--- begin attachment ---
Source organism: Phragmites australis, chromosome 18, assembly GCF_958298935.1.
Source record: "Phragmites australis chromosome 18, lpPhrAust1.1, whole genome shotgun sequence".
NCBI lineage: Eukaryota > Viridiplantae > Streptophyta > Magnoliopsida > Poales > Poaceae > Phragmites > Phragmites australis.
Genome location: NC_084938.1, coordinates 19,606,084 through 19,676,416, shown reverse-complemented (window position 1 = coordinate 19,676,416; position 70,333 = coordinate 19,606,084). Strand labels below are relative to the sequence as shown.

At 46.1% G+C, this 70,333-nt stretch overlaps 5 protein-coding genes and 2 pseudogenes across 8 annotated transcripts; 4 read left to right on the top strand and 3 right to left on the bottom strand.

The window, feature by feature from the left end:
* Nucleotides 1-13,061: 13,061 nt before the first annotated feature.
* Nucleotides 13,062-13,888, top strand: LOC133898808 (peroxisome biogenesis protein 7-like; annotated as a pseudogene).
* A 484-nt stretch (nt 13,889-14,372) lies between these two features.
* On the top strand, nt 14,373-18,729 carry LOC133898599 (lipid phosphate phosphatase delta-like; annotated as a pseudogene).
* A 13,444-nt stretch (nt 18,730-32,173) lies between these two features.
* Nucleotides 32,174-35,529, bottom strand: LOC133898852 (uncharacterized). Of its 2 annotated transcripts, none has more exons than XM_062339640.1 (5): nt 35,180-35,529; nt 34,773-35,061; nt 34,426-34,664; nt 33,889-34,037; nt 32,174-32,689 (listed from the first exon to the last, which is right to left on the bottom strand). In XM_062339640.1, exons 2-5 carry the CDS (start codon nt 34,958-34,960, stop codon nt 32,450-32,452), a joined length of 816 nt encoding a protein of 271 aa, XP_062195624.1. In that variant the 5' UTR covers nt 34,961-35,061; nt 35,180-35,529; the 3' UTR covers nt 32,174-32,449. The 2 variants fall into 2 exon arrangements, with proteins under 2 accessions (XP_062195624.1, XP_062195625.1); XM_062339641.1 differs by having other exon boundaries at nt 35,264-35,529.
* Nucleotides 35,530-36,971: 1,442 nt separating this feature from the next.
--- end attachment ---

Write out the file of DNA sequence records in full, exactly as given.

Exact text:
Source organism: Phragmites australis, chromosome 18, assembly GCF_958298935.1.
Source record: "Phragmites australis chromosome 18, lpPhrAust1.1, whole genome shotgun sequence".
NCBI lineage: Eukaryota > Viridiplantae > Streptophyta > Magnoliopsida > Poales > Poaceae > Phragmites > Phragmites australis.
Genome location: NC_084938.1, coordinates 19,606,084 through 19,676,416, shown reverse-complemented (window position 1 = coordinate 19,676,416; position 70,333 = coordinate 19,606,084). Strand labels below are relative to the sequence as shown.

At 46.1% G+C, this 70,333-nt stretch overlaps 5 protein-coding genes and 2 pseudogenes across 8 annotated transcripts; 4 read left to right on the top strand and 3 right to left on the bottom strand.

The window, feature by feature from the left end:
* Nucleotides 1-13,061: 13,061 nt before the first annotated feature.
* Nucleotides 13,062-13,888, top strand: LOC133898808 (peroxisome biogenesis protein 7-like; annotated as a pseudogene).
* A 484-nt stretch (nt 13,889-14,372) lies between these two features.
* On the top strand, nt 14,373-18,729 carry LOC133898599 (lipid phosphate phosphatase delta-like; annotated as a pseudogene).
* A 13,444-nt stretch (nt 18,730-32,173) lies between these two features.
* Nucleotides 32,174-35,529, bottom strand: LOC133898852 (uncharacterized). Of its 2 annotated transcripts, none has more exons than XM_062339640.1 (5): nt 35,180-35,529; nt 34,773-35,061; nt 34,426-34,664; nt 33,889-34,037; nt 32,174-32,689 (listed from the first exon to the last, which is right to left on the bottom strand). In XM_062339640.1, exons 2-5 carry the CDS (start codon nt 34,958-34,960, stop codon nt 32,450-32,452), a joined length of 816 nt encoding a protein of 271 aa, XP_062195624.1. In that variant the 5' UTR covers nt 34,961-35,061; nt 35,180-35,529; the 3' UTR covers nt 32,174-32,449. The 2 variants fall into 2 exon arrangements, with proteins under 2 accessions (XP_062195624.1, XP_062195625.1); XM_062339641.1 differs by having other exon boundaries at nt 35,264-35,529.
* Nucleotides 35,530-36,971: 1,442 nt separating this feature from the next.